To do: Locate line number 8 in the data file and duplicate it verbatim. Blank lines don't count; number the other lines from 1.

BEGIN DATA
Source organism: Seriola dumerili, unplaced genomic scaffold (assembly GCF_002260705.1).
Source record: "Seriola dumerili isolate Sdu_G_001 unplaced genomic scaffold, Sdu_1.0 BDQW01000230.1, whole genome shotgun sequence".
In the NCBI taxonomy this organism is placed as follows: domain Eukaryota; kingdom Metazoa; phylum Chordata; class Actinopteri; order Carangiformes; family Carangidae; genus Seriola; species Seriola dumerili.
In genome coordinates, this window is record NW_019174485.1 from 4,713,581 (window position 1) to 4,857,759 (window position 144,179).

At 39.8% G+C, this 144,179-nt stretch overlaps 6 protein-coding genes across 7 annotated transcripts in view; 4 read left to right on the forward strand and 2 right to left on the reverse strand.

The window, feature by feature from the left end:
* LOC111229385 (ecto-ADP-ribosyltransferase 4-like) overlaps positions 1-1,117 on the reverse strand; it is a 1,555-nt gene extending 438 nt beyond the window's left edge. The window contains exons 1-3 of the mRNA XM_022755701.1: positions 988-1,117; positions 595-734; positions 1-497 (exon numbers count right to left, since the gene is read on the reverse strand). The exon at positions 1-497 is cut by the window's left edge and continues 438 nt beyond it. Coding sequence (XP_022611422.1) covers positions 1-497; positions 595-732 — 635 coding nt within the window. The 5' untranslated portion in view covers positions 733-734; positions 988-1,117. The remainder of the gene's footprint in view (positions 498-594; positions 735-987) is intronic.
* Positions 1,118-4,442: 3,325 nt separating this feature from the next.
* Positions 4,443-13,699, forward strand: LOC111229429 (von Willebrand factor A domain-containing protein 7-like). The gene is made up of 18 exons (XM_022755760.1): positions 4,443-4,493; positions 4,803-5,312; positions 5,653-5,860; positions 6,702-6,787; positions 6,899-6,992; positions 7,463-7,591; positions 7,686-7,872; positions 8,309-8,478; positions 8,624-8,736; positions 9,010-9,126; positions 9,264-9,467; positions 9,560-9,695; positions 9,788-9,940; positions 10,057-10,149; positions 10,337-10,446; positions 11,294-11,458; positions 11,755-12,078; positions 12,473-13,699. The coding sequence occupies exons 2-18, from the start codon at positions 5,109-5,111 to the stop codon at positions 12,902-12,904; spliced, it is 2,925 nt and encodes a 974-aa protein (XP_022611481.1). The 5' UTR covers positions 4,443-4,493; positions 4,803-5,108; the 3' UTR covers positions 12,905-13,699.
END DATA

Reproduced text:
* Positions 1,118-4,442: 3,325 nt separating this feature from the next.